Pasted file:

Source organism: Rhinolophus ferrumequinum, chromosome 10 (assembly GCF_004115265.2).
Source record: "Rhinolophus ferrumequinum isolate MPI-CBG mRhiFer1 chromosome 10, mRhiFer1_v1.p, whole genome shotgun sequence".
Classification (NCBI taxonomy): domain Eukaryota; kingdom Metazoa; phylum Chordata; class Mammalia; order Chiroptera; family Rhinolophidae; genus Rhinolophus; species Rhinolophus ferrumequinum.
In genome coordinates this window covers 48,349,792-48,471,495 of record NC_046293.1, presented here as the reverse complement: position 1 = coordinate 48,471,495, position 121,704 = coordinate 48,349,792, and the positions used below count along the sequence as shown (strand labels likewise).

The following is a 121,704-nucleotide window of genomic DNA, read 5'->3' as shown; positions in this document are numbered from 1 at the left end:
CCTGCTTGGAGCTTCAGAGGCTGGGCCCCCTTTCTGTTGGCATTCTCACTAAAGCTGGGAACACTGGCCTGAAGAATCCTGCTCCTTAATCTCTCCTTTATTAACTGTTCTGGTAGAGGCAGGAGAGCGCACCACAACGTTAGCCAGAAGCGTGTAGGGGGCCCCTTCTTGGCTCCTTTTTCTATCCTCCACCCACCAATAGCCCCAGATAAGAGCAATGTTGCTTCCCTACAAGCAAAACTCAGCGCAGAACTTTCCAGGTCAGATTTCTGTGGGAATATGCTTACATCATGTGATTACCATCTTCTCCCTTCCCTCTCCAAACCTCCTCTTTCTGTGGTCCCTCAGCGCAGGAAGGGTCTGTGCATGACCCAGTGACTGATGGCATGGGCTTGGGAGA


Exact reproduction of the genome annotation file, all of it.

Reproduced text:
Source organism: Rhinolophus ferrumequinum, chromosome 10 (assembly GCF_004115265.2).
Source record: "Rhinolophus ferrumequinum isolate MPI-CBG mRhiFer1 chromosome 10, mRhiFer1_v1.p, whole genome shotgun sequence".
Classification (NCBI taxonomy): domain Eukaryota; kingdom Metazoa; phylum Chordata; class Mammalia; order Chiroptera; family Rhinolophidae; genus Rhinolophus; species Rhinolophus ferrumequinum.
In genome coordinates this window covers 48,349,792-48,471,495 of record NC_046293.1, presented here as the reverse complement: position 1 = coordinate 48,471,495, position 121,704 = coordinate 48,349,792, and the positions used below count along the sequence as shown (strand labels likewise).

The following is a 121,704-nucleotide window of genomic DNA, read 5'->3' as shown; positions in this document are numbered from 1 at the left end:
CCTGCTTGGAGCTTCAGAGGCTGGGCCCCCTTTCTGTTGGCATTCTCACTAAAGCTGGGAACACTGGCCTGAAGAATCCTGCTCCTTAATCTCTCCTTTATTAACTGTTCTGGTAGAGGCAGGAGAGCGCACCACAACGTTAGCCAGAAGCGTGTAGGGGGCCCCTTCTTGGCTCCTTTTTCTATCCTCCACCCACCAATAGCCCCAGATAAGAGCAATGTTGCTTCCCTACAAGCAAAACTCAGCGCAGAACTTTCCAGGTCAGATTTCTGTGGGAATATGCTTACATCATGTGATTACCATCTTCTCCCTTCCCTCTCCAAACCTCCTCTTTCTGTGGTCCCTCAGCGCAGGAAGGGTCTGTGCATGACCCAGTGACTGATGGCATGGGCTTGGGAGA